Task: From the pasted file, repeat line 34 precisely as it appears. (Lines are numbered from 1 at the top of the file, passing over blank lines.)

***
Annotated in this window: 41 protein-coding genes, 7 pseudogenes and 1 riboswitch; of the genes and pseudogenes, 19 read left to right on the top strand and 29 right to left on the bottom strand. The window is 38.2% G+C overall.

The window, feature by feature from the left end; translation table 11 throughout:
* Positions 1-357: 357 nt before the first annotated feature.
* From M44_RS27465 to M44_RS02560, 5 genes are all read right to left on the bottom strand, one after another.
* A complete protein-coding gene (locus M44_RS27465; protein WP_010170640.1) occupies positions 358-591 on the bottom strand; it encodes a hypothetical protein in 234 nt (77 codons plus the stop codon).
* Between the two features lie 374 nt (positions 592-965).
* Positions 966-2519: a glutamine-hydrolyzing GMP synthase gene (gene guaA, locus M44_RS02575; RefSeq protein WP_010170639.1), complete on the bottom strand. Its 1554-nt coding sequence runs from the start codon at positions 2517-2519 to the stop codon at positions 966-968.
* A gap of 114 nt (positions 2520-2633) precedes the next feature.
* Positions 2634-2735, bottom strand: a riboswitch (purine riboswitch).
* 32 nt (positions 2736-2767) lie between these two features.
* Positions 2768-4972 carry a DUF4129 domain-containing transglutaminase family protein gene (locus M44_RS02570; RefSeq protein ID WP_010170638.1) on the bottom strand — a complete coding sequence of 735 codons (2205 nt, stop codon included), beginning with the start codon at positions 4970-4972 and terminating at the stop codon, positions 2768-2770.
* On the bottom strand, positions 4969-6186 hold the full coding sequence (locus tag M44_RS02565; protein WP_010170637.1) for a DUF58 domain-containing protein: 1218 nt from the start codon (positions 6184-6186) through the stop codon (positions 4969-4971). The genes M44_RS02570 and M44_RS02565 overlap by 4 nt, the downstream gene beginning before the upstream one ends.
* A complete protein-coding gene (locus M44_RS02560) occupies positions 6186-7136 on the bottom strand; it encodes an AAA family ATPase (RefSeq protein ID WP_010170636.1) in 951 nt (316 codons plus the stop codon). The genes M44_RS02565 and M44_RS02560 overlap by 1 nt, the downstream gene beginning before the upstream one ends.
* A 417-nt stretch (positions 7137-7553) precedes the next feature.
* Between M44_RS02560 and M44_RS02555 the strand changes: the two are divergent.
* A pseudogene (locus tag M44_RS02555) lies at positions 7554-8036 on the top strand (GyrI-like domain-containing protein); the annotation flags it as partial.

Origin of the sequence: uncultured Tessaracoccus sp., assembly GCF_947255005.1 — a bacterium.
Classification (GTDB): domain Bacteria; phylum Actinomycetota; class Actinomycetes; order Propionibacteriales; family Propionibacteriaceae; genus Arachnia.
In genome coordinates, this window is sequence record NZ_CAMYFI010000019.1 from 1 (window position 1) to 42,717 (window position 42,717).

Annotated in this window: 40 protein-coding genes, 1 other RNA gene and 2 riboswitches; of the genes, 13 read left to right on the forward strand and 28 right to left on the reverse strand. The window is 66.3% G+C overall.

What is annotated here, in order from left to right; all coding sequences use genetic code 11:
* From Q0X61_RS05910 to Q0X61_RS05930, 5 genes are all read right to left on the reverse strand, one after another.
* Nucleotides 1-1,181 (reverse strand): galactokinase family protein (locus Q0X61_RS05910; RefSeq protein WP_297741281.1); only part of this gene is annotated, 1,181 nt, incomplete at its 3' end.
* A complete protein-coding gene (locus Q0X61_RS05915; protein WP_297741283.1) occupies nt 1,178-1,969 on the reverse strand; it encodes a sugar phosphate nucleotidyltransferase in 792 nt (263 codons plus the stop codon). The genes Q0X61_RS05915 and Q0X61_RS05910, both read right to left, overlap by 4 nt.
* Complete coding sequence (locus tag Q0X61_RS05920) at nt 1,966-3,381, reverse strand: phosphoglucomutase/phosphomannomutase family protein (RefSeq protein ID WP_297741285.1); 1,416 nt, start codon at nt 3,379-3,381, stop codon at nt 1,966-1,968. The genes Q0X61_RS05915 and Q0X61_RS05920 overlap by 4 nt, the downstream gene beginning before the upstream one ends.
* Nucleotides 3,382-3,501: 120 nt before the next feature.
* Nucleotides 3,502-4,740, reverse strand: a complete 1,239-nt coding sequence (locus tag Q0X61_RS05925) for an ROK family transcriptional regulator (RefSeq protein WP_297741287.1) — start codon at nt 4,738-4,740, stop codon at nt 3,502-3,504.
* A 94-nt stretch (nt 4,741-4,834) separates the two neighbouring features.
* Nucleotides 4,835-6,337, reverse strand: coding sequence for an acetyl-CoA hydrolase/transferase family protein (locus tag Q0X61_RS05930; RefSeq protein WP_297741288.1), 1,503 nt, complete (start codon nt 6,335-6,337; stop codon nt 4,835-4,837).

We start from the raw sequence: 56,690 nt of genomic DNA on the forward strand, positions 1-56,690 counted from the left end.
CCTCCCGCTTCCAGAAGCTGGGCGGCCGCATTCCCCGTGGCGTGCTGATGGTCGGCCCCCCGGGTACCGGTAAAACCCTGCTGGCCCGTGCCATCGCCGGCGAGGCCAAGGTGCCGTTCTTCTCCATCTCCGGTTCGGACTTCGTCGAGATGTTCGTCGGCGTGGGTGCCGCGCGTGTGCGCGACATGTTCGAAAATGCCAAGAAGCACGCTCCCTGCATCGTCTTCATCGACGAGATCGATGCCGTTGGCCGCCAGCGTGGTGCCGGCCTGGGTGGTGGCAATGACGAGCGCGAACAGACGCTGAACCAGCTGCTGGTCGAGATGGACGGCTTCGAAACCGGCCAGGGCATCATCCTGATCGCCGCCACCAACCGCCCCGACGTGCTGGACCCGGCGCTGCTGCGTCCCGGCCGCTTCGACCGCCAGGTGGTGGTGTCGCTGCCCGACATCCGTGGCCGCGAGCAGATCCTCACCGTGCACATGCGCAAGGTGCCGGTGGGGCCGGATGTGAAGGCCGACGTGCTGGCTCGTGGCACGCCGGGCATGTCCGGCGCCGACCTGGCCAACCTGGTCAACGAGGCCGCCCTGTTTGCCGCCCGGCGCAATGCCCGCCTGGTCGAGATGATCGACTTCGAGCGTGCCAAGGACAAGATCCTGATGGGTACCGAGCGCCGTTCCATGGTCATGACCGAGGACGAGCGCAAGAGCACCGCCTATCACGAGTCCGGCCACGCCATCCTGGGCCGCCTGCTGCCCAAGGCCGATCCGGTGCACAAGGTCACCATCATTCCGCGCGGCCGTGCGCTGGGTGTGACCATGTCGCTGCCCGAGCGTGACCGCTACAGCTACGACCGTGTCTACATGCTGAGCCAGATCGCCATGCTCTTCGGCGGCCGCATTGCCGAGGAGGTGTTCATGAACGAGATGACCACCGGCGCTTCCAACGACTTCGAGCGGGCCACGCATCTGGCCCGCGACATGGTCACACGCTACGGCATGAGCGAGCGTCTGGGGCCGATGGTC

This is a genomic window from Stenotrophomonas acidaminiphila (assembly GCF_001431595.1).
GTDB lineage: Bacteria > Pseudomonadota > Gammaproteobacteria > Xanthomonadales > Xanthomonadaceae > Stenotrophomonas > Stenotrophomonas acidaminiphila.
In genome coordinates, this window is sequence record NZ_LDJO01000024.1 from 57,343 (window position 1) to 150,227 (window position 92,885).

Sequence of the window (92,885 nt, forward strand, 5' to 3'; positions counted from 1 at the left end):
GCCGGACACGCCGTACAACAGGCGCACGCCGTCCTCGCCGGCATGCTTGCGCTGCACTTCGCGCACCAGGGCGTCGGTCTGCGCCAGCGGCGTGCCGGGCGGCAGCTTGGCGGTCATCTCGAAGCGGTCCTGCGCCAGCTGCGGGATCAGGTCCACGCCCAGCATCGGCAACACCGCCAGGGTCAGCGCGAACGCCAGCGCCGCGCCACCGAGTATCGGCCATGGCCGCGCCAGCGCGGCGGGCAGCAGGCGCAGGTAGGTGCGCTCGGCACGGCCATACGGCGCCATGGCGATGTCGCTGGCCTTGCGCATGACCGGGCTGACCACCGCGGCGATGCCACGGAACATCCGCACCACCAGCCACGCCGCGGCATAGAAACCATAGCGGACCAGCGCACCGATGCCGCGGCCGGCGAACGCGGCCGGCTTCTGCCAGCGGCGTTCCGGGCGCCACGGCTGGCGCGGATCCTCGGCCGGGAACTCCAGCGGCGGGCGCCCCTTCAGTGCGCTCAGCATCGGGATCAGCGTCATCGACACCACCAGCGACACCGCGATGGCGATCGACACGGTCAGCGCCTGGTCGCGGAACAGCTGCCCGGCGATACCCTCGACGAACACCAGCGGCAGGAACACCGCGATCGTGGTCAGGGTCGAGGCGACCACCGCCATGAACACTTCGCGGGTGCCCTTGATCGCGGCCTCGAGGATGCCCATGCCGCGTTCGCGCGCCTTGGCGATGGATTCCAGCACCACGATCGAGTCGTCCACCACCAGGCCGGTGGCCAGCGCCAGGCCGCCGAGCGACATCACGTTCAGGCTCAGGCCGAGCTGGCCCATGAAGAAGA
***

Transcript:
In genome coordinates, this window is sequence record NZ_LDJO01000024.1 from 57,343 (window position 1) to 150,227 (window position 92,885).